Snøhetta have released images of their proposed planetarium and visitor’s center for Norway’s largest astronomical facility. Nestled in a dense forest 28 miles (45 kilometers) north of Oslo, the scheme features a new 16,000 square foot (1,500 square meter) planetarium, and “interstellar cabins” mimicking small planets.
The facilities seek to offer a range of scientific activities to be experienced by the public, including astronomy, sun studies, and natural science, permitting the exploration of the night sky, and the Northern Lights.
Located at the “Solobservatoriet” observatory, one of Northern Europe’s foremost astronomical research stations, the scheme sits alongside an original solar observatory built in 1954. Throughout the design process, the architects engaged with simple principles of astronomy, with cabins situated around the planetarium inspired by the orbit of planets around the sun. The facilities are designed to accommodate up to 120 guests, engaging visitors with an “intellectual, visual, tactile journey into the realm of astronomy.”
Fulfilling the Institute’s mission to enlighten the public about the wonders of the universe, the new Snøhetta designed astronomical facility is designed to inspire a sense of wonder and curiosity as if the architecture itself was asking the question: Where does the Universe come from?
-Snøhetta Press Release
The Planetarium dominates the proposed scheme, inspired by the world’s first planetarium conceived by Archimedes in 250 BC. A green roof of planted grass, wild heather, blueberry and lingonberry bushes emerges from the ground, as does a three-story, 100-seat theatre, gradually revealing itself as visitors approach. The dome-shaped celestial theater educates visitors about the night sky, offering a realistic projection of stars, planets and celestial objects. Surrounding the theater are a reception, café and exhibition area, while a swirling ramp leads visitors to an exhibition mezzanine and outdoor roofscape.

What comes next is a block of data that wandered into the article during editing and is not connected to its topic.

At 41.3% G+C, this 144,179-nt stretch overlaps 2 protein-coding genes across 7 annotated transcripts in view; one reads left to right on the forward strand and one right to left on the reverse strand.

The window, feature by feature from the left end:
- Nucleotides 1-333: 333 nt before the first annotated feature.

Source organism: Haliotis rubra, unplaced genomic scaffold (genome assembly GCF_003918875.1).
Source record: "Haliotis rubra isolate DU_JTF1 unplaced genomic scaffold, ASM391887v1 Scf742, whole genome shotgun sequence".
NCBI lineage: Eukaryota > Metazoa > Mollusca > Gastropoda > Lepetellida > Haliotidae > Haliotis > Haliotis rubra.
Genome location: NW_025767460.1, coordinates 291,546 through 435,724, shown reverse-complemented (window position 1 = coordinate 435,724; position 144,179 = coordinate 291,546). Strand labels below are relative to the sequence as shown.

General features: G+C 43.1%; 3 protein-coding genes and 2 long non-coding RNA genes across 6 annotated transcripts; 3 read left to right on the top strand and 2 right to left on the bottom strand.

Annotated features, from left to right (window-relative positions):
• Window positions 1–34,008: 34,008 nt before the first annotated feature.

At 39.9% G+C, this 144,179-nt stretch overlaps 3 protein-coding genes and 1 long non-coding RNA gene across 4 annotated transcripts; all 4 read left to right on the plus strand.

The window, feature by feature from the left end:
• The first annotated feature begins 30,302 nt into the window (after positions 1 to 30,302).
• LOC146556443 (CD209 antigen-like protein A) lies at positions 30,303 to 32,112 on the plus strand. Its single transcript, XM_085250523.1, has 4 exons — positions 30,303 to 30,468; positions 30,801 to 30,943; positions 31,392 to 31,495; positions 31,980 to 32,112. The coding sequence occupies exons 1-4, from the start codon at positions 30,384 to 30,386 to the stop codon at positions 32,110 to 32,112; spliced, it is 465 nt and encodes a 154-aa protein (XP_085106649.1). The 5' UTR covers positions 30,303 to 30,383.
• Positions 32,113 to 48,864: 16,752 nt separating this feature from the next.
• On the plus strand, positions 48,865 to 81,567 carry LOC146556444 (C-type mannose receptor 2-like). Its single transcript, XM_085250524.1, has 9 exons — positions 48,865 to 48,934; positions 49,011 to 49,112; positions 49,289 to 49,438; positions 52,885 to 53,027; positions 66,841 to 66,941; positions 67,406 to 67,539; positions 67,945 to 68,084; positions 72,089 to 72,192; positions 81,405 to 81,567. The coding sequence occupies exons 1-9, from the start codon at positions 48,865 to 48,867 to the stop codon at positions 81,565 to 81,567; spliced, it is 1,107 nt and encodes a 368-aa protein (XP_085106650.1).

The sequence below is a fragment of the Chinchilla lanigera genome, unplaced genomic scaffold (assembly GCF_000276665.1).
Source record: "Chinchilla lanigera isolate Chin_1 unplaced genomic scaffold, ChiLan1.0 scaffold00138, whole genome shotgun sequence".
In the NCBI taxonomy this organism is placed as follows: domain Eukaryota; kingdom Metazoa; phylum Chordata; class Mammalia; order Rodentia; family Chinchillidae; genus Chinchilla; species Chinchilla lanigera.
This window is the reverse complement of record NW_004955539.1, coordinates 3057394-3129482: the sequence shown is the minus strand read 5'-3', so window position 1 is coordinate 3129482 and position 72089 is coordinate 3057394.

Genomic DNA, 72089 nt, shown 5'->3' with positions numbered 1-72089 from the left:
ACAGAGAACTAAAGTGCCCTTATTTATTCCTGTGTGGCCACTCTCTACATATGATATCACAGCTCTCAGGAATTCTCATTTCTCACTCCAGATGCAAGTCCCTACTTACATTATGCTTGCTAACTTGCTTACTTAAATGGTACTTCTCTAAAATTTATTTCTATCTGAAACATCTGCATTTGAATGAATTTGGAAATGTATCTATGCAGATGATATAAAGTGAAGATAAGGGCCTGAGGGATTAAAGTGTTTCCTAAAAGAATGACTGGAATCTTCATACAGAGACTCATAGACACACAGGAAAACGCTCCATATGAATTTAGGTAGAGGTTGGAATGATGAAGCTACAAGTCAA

Seven interstellar cabins surround the Planetarium, reflecting seven planets orbiting a sun. The cabins alternate between 20 feet (6 meters) and 32 feet (10 meters) in diameter, accommodating between 10 and 32 people. An opposing narrative is played out among the cabins, with rough surfaces on some contrasting with smooth materials on others. While some appear halfway driven into the ground, others rest gently on the forest floor.
The scheme represents an ambitious expansion of the site’s existing facilities into an international knowledge hub, balancing public accessibility with scientific research and progress.
News via: Snøhetta
The sun is setting fast over a half-frozen hill about five miles west of Oslo. Named Kikkut after a now-demolished villa, the site neighbors Ekely, the old estate of Edvard Munch (itself now half razed), and save for some graffiti-covered detritus and an early crop of spring wildflowers, its peak is totally barren.